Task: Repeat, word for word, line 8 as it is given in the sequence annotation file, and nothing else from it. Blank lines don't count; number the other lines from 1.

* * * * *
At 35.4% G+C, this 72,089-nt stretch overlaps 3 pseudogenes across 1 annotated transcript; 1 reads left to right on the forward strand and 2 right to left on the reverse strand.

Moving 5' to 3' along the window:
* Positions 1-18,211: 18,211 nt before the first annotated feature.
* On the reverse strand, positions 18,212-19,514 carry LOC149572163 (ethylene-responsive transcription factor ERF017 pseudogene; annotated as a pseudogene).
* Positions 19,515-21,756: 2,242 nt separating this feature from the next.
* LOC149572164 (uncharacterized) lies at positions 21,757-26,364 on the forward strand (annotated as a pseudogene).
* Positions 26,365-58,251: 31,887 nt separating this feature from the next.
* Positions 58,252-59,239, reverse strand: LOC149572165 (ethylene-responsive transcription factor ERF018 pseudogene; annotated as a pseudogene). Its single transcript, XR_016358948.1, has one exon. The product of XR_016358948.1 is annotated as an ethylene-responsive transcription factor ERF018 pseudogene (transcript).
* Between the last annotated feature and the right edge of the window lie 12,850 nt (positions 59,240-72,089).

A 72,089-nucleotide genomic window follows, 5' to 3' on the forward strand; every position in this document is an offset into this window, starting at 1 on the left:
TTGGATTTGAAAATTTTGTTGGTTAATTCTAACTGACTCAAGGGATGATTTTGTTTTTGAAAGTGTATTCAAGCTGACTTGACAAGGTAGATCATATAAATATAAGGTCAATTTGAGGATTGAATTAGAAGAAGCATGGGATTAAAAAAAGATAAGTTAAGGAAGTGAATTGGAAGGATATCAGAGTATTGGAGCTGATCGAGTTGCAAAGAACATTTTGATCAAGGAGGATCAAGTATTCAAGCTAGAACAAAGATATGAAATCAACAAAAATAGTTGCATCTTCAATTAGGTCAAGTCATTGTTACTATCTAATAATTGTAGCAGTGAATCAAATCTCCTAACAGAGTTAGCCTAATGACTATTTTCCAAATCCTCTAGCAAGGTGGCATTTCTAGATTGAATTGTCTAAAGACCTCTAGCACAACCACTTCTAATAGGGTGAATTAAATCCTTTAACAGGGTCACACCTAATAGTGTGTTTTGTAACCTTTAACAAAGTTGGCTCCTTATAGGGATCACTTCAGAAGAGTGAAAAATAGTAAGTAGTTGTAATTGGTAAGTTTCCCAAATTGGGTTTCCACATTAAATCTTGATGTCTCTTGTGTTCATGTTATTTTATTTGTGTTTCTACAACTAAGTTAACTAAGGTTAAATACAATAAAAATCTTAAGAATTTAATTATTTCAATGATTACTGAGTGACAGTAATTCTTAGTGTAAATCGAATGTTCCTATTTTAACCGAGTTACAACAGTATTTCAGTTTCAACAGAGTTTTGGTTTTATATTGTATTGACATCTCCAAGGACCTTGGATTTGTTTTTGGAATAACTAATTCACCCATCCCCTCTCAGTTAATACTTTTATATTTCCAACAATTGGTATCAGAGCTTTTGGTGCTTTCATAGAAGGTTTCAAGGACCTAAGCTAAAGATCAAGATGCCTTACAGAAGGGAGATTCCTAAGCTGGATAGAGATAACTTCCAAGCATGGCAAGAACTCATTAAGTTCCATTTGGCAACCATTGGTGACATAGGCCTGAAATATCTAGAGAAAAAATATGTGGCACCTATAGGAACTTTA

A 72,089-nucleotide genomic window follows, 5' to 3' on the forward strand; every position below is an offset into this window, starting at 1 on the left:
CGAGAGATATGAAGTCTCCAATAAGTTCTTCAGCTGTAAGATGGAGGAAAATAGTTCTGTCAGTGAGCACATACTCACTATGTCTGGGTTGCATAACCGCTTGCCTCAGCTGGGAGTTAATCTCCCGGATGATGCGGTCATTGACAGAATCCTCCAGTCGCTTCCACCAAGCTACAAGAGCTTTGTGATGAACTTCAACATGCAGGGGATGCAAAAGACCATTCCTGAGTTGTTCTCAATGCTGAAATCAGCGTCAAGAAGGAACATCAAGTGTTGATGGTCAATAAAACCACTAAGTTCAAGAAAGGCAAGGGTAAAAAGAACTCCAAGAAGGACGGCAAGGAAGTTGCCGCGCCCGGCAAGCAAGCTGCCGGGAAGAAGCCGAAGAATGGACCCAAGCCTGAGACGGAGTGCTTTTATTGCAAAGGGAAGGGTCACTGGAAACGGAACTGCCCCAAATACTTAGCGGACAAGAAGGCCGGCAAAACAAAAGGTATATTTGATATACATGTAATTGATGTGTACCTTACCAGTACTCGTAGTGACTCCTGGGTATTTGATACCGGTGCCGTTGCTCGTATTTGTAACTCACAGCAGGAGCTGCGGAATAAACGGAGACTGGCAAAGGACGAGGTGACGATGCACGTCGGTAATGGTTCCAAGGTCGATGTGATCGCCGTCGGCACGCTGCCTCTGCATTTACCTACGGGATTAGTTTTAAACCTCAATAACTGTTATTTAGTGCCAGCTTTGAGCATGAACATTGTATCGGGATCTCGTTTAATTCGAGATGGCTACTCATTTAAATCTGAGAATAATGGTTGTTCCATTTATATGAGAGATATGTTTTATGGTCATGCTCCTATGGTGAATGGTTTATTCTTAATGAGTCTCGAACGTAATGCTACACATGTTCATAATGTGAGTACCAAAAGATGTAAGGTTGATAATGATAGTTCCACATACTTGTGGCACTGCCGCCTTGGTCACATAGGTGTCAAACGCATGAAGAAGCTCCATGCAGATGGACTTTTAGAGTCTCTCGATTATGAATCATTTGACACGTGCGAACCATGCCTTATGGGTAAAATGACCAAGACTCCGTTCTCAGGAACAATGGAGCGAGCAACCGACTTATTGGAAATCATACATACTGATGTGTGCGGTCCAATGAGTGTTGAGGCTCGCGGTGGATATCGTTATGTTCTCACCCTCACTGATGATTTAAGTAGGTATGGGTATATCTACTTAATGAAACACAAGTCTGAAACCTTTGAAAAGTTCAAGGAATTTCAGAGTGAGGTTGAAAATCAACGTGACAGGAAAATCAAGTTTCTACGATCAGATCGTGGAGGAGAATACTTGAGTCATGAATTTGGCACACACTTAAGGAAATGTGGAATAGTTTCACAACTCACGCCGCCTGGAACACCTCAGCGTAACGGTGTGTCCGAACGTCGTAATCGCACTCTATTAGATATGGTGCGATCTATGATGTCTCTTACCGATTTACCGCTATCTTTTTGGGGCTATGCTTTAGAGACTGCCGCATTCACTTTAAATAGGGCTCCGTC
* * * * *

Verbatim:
* Positions 58,252-59,239, reverse strand: LOC149572165 (ethylene-responsive transcription factor ERF018 pseudogene; annotated as a pseudogene). Its single transcript, XR_016358948.1, has one exon. The product of XR_016358948.1 is annotated as an ethylene-responsive transcription factor ERF018 pseudogene (transcript).